excerpted from: Lindsay Glauner, The Need for
Accountability and Reparation: 1830-1976 the United States Government's
Role in the Promotion, Implementation, and Execution of the Crime of
Genocide Against Native Americans , 51 DePaul Law Review 911-961,
911-917 (Spring 2002)(349 Footnotes)
The opposite of love is not hate; it's indifference.
The opposite of art is not ugliness; it's indifference.
The opposite of faith is not heresy; it's indifference.
The opposite of life is not death; it's indifference.
Because of indifference, one dies before one actually dies.
On September 8, 2000, the head of the Bureau of Indian Affairs (BIA)
formally apologized for the agency's participation in the "ethnic
cleansing" of Western tribes. From the forced relocation and
assimilation of the "sauvage" to the white man's way of life
to the forced sterilization of Native Americans, the BIA set out to
"destroy all things Indian." Through the exploration of the
United States' Federal Indian policy, it is evident that this policy
intended to "destroy, in whole or in part," the Native
American population. The extreme disparity in the number of Native
American people living within the United States' borders at the time
Columbus arrived, approximately ten million compared to the approximate
2.4 million Indians and Eskimos alive in the United States today, is but
one factor that illustrates the success of the government's plan of
No longer can we remain indifferent and justify these acts of
genocide committed by the United States government, its agencies, and
its personnel against Native Americans as a result of colonization or
the need to establish a prosperous union. Instead, the United States
government, its agencies, and those involved with carrying out the
measures designed to inflict genocidal acts against the Native American
population must be held in violation of customary international law, as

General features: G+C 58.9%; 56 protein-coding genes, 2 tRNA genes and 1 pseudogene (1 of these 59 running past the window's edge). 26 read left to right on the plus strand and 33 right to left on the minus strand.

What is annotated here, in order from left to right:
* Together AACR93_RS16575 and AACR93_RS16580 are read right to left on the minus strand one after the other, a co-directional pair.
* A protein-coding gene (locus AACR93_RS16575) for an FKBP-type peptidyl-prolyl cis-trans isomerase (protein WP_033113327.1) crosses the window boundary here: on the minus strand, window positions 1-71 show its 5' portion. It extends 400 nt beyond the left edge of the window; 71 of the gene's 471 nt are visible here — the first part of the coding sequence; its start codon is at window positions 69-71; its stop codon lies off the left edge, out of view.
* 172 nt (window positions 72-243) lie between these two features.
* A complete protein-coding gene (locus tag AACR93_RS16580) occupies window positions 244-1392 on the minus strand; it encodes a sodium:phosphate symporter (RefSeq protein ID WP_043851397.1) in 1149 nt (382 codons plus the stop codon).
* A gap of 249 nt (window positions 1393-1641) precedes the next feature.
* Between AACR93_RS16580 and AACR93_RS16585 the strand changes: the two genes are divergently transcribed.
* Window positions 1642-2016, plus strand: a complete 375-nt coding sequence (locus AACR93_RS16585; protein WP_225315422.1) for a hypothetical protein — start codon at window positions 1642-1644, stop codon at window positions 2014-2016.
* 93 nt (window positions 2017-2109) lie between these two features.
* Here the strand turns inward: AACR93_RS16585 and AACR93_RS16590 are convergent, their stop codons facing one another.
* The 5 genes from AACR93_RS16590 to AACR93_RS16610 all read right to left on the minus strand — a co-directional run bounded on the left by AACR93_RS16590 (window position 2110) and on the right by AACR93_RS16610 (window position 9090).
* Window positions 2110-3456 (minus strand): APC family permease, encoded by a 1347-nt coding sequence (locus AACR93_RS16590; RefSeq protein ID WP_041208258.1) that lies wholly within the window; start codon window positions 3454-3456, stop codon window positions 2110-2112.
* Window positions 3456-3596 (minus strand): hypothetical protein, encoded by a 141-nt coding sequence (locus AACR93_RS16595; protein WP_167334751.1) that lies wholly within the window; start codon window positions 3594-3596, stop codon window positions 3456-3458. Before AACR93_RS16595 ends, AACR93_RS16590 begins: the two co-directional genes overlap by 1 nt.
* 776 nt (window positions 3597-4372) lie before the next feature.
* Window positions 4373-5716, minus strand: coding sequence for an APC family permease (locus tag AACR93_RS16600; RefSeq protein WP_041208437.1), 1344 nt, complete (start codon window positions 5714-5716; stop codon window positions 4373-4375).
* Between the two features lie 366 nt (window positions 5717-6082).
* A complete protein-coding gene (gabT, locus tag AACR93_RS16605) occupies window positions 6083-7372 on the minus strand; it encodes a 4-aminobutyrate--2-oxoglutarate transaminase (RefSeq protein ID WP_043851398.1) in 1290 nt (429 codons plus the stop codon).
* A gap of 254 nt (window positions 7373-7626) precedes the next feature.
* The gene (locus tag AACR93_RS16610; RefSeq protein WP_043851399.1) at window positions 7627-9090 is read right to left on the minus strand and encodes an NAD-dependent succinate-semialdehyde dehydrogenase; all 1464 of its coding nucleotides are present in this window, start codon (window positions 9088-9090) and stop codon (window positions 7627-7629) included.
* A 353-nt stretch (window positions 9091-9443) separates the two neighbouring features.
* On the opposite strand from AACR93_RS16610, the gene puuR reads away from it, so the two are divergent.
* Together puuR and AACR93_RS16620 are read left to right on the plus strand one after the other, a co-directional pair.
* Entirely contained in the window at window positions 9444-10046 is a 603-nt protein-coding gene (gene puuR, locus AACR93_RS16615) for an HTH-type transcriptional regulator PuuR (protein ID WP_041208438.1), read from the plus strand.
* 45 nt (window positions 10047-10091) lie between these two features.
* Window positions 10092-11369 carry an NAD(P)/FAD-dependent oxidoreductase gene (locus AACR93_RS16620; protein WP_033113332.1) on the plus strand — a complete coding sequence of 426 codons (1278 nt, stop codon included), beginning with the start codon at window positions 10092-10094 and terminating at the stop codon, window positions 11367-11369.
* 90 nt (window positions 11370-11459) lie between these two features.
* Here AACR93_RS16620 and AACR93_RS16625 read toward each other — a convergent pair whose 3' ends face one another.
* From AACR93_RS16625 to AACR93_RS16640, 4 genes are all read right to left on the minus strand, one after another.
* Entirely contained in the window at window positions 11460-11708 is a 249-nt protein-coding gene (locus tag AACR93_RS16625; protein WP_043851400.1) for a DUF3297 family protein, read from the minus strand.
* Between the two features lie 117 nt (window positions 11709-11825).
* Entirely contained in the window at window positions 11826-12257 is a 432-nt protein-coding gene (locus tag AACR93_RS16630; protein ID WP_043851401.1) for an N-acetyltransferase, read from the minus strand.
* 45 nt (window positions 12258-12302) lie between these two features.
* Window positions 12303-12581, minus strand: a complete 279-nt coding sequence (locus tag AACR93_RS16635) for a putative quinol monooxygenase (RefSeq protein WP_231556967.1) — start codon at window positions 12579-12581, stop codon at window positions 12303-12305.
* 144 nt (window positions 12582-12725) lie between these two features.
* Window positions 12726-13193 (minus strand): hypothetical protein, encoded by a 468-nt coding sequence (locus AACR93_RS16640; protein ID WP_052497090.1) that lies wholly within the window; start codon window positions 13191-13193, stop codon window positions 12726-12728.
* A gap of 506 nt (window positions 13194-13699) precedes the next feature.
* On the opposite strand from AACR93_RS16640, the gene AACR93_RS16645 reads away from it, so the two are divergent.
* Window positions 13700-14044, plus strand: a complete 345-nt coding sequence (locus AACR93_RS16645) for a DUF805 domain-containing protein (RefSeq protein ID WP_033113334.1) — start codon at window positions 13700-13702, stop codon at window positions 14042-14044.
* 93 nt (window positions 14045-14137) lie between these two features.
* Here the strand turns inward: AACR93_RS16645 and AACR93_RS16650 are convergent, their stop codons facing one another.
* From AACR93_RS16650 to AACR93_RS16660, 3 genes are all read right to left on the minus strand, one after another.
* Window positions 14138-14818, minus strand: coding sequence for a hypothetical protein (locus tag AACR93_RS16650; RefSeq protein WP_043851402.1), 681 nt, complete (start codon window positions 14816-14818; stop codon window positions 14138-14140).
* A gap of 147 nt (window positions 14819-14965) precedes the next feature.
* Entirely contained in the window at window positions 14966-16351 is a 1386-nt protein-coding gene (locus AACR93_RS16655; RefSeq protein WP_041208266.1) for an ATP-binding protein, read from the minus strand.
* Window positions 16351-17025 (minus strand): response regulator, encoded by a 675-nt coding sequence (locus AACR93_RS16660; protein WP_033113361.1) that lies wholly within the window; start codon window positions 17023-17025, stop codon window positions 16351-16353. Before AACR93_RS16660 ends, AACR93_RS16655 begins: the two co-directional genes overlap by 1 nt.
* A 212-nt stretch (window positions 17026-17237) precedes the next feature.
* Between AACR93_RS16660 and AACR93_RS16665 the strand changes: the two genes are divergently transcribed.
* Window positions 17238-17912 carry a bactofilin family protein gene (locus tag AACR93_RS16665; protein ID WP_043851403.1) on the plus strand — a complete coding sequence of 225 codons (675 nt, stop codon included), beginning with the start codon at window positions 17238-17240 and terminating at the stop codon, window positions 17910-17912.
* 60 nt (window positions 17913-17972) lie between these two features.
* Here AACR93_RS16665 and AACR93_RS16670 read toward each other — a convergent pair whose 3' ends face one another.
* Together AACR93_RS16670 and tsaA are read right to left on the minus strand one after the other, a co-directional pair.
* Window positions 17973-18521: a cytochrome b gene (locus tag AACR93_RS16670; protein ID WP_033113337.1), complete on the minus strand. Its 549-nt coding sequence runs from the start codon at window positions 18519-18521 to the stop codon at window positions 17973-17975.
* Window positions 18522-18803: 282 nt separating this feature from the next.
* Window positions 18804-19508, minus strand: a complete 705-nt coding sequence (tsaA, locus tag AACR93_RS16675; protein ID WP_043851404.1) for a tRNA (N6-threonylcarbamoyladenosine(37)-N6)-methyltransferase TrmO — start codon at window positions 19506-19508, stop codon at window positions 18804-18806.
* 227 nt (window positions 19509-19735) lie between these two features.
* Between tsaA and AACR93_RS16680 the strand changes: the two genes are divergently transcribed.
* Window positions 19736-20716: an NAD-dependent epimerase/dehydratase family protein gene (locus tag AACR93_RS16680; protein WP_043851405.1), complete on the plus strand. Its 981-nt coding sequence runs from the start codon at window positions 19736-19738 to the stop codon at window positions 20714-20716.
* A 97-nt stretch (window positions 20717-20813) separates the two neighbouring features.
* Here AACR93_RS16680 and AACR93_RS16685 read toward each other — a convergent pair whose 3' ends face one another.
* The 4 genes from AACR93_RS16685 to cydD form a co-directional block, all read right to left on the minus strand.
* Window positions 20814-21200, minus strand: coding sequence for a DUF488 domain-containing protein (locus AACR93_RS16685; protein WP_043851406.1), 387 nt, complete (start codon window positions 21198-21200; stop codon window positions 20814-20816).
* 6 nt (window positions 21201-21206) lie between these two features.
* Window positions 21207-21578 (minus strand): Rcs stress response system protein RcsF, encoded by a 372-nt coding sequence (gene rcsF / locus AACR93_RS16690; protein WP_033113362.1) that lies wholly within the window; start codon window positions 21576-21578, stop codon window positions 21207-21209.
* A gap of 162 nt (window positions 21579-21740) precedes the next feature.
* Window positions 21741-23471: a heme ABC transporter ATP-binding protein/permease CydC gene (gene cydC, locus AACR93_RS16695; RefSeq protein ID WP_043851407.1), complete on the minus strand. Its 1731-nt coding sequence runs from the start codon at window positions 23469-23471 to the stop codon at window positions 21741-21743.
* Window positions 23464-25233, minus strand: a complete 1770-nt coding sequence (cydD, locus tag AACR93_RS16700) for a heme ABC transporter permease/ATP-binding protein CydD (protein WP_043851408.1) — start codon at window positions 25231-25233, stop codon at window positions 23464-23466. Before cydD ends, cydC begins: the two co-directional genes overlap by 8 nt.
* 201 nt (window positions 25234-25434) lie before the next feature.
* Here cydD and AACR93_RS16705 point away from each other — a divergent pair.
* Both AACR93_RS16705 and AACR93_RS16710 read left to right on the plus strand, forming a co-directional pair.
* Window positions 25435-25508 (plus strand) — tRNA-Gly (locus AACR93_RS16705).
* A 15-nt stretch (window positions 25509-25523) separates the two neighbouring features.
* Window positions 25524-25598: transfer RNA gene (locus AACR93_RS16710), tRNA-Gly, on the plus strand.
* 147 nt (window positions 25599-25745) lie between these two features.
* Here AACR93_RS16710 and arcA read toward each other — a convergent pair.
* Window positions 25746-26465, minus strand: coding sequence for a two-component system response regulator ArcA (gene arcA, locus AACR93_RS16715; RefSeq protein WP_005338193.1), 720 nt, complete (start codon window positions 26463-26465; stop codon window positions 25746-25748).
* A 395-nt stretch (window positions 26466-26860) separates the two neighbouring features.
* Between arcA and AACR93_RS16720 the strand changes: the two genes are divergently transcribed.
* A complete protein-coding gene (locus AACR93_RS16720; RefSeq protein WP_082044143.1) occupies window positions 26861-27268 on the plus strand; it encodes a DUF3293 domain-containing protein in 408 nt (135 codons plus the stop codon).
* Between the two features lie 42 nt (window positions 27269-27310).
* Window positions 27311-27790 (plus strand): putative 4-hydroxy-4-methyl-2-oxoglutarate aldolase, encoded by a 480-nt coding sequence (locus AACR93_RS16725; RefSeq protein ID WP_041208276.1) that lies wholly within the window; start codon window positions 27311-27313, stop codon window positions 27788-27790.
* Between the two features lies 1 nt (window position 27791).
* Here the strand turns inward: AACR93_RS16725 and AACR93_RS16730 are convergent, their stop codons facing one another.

well as conventional international law, as proscribed in the Convention
on the Prevention and Punishment of the Crime of Genocide (Genocide
The term "genocide" was coined by Raphael Lemkin in 1944
and was derived from the Greek word genos, which means tribe or race,
and the Latin word cide, which is commonly found in words such as
homicide, infanticide, and fratricide. In his first enunciation of
"genocide," Lemkin defined the term in two different ways: (1)
"the practice of extermination of nations and ethnic groups as
carried out by invaders" and (2) "[the] destruction of the
national pattern of the oppressed group; the other, the imposition of
the national pattern of the oppressor." Currently,
"genocide" is commonly defined as "acts committed with
intent to destroy in whole or in part a national, ethnical, racial or
The crime of "genocide" is recognized as one of the most
heinous international crimes under customary international law. A
practice is proscribed as a crime under customary international law
through the existence of the following: (1) uniformity of state
practice, (2) generality of state practice, and (3) the opinion that
state practice is required by law. Customary international law also
recognizes any crime that is universally condemned by the international
community as a jus cogens international crime, which gives rise to
obligations erga omnes. In accordance with customary international law,
an obligation erga omnes requires a state party to extradite or
prosecute perpetrators of these crimes found within its territory.